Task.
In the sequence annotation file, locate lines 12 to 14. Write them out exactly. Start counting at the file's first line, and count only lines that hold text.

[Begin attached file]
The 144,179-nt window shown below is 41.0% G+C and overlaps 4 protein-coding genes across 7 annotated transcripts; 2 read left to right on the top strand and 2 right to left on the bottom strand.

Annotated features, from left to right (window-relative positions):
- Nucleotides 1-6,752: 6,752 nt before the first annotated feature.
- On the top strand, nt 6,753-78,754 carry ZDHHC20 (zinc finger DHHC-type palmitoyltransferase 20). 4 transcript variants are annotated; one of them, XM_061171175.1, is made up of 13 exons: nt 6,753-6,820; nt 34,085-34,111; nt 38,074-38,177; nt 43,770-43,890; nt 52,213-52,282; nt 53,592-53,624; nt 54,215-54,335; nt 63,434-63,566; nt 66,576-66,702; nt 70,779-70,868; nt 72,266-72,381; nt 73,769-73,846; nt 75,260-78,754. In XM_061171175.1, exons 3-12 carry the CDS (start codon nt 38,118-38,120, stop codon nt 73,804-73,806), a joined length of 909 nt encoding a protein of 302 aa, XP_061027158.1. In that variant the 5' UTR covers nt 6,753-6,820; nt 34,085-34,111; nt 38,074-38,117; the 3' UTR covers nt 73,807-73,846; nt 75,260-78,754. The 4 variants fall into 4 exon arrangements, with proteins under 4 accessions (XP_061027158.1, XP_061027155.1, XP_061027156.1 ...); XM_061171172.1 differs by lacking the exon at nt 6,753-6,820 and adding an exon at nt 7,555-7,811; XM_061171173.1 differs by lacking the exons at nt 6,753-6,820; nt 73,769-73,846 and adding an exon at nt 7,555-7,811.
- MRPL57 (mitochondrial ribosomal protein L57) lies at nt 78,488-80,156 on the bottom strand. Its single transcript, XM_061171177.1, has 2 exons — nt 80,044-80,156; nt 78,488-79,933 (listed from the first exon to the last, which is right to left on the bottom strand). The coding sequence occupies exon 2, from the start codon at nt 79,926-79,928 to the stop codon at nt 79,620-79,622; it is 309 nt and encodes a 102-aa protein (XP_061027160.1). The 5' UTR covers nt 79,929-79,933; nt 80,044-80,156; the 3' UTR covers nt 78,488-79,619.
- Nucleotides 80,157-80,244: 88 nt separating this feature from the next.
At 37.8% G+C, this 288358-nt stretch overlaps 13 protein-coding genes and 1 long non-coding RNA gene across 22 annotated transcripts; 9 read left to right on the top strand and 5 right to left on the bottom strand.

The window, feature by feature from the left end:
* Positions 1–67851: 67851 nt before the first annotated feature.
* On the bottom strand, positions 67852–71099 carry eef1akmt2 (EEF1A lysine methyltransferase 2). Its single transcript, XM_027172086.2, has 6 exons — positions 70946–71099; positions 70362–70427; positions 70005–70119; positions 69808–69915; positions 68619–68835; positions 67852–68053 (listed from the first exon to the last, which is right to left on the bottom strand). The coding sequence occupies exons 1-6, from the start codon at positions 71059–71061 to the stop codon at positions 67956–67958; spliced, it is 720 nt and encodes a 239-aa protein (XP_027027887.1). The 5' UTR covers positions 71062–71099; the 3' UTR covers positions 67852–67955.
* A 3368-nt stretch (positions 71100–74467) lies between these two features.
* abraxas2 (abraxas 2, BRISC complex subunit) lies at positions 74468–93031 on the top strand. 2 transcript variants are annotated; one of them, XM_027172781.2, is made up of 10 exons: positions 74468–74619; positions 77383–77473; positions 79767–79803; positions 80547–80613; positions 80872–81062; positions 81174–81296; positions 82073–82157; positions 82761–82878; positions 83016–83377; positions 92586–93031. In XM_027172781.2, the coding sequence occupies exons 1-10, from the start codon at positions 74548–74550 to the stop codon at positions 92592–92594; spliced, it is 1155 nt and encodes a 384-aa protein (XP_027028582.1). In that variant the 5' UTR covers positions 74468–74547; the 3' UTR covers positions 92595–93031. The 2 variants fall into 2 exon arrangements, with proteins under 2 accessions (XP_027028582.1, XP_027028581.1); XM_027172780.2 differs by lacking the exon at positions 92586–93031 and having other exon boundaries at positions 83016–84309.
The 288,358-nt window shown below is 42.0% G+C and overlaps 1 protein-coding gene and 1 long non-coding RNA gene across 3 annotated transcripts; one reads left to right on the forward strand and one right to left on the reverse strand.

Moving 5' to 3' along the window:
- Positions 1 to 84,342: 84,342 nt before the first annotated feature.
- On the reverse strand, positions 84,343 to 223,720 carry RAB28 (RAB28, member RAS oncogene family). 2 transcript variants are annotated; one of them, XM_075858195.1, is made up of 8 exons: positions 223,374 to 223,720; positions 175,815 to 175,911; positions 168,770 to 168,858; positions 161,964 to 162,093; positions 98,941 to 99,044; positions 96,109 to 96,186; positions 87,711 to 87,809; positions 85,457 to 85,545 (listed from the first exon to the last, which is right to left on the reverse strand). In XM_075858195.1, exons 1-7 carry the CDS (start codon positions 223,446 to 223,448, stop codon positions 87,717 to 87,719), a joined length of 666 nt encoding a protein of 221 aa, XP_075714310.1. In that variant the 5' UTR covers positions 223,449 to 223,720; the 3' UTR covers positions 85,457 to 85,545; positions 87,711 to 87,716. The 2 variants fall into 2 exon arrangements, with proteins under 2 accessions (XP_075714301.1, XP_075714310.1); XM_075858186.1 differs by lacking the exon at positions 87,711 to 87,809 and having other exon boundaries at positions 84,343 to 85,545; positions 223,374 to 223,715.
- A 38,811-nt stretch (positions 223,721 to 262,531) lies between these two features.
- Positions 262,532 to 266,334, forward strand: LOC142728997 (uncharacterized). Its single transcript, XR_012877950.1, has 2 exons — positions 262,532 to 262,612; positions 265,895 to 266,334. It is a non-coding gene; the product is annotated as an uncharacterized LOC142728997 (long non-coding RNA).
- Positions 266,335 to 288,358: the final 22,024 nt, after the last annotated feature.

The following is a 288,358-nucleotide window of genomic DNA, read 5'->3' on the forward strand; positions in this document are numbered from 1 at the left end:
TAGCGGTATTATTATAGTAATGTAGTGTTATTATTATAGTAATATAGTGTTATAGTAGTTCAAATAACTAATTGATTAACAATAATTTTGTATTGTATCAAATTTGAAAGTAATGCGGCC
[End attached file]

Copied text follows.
* abraxas2 (abraxas 2, BRISC complex subunit) lies at positions 74468–93031 on the top strand. 2 transcript variants are annotated; one of them, XM_027172781.2, is made up of 10 exons: positions 74468–74619; positions 77383–77473; positions 79767–79803; positions 80547–80613; positions 80872–81062; positions 81174–81296; positions 82073–82157; positions 82761–82878; positions 83016–83377; positions 92586–93031. In XM_027172781.2, the coding sequence occupies exons 1-10, from the start codon at positions 74548–74550 to the stop codon at positions 92592–92594; spliced, it is 1155 nt and encodes a 384-aa protein (XP_027028582.1). In that variant the 5' UTR covers positions 74468–74547; the 3' UTR covers positions 92595–93031. The 2 variants fall into 2 exon arrangements, with proteins under 2 accessions (XP_027028582.1, XP_027028581.1); XM_027172780.2 differs by lacking the exon at positions 92586–93031 and having other exon boundaries at positions 83016–84309.
The 288,358-nt window shown below is 42.0% G+C and overlaps 1 protein-coding gene and 1 long non-coding RNA gene across 3 annotated transcripts; one reads left to right on the forward strand and one right to left on the reverse strand.

Moving 5' to 3' along the window: